You may also be surprised to know that Bandogges are great with kids due to their protective, intuitive nature. They’re known as somewhat of a babysitter, earning nicknames like “Mama Bear” and the “Silent Peacekeeper.”
As delicate as your Bandog may try to be, they can’t make themselves smaller. Their massive size increases the odds that children may get hurt during play.
It’s best to supervise these interactions and to teach your little ones how to treat this giant fido to avoid accidents.
MastiBulls usually get along with other pets – if they’re raised together and socialized properly. Watch these majestic American Bandogges enjoy an afternoon play session together!
But don’t expect your Bandog to be this friendly with unknown humans or pets.
This doggo’s motto is “bite first, ask questions last.” Bred to protect and defend, they’re territorial and courageous. They don’t back down easily, and they won’t hesitate to act on a threat.
American Bandogges are infamous for neglecting the bark part of the “bark and hold.” In fact, these dogs don’t bark much. In other words, there may be no warning before they attack.
This isn’t necessarily a fault on their part. Guard dogs have to be able to think on their feet, after all. It does mean, though, that novice owners should steer clear of this breed.
Workaholics may want to reconsider getting this canine, too. Bandogges get their name from being chained up all day, but the reality is that this breed is far from solitary.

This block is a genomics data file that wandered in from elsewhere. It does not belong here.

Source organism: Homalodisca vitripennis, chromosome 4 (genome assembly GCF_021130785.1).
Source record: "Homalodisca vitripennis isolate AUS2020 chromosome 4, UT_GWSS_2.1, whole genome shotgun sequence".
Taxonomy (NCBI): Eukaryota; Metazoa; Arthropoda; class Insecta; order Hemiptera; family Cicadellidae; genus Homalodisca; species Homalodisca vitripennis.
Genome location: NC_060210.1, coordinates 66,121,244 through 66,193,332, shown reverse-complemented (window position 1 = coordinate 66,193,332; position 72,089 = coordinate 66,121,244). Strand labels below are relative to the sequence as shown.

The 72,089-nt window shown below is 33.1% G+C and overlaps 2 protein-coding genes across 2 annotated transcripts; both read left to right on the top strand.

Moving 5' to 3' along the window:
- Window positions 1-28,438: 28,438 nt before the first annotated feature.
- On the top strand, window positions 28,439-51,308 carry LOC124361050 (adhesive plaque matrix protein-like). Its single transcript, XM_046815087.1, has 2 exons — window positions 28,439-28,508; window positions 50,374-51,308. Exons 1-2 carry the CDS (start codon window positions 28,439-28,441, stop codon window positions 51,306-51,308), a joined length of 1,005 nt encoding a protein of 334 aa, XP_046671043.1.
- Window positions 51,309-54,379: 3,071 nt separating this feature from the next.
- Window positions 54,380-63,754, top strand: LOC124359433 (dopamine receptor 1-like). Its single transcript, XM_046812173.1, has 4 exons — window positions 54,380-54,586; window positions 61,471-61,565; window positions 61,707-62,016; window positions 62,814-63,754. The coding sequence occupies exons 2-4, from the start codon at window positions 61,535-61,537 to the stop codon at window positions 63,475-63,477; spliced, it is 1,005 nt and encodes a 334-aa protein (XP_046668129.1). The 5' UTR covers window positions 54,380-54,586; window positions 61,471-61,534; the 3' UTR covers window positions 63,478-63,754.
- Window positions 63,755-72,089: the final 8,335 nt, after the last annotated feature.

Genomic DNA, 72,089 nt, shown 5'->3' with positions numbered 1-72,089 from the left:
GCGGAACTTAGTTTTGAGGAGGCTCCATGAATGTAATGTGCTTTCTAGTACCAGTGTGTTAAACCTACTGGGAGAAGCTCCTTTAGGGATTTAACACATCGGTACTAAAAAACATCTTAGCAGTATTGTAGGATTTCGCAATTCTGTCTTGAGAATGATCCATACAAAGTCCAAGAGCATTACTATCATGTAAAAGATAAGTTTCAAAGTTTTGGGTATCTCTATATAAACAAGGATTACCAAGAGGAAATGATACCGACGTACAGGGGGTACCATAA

Your pet’s aggressive or destructive tendencies can worsen if he’s left by himself too often.
How to handle an American Bandogge Mastiff
Bandogs are driven and intelligent, but their willingness to please ranges from “completely docile” to “dominant alpha.”
Given their size and protective instinct, they require a veteran dog owner. Without proper training and handling, these canines can become aggressive and difficult to control.
They love attention but need authority. Use positive reinforcement to take full advantage of this. When your pup has to earn treats and playtime, he’ll be much more motivated to mind his manners.
Avoid forceful training. The last thing you want is to teach your dog to be nervous or fearful of you and other humans.
When done right, MastiBull training will channel the breed’s strengths and reinforce your position as top dog.
Puppy obedience classes can help lay a good foundation for a young Bandogge, and it will start their socialization on the right foot.
As your four-legged Hercules grows, you can look into more intense training regimens. With their working and guarding genetics, this breed excels in weight pulling, tracking, police work, and even therapy training!
Check out this video of an American Bandogge working on protection training. Not only is he practicing what he was bred to do, but he’s also entirely in tune with his handler the entire time.
The most important thing to remember is that you are the pack leader. Your MastiBull needs to see you as the boss and trust your leadership. The safety of your dog and the people around you depend on it.
Taking care of a big fido
It may be hard to believe, but American Masti-Bull upkeep isn’t terribly demanding.
Compared to all the time and energy you’ll spend on training, maintaining your Bandog’s health and appearance is a walk in the park.
Grooming: brushing and bathing your American Mastiff
Bandogges are moderate shedders. Use a rubber brush, like a grooming glove, 2 to 3 times a week to remove loose or dead fur. Wipe them down with a clean cloth to really bring out their coat’s shine.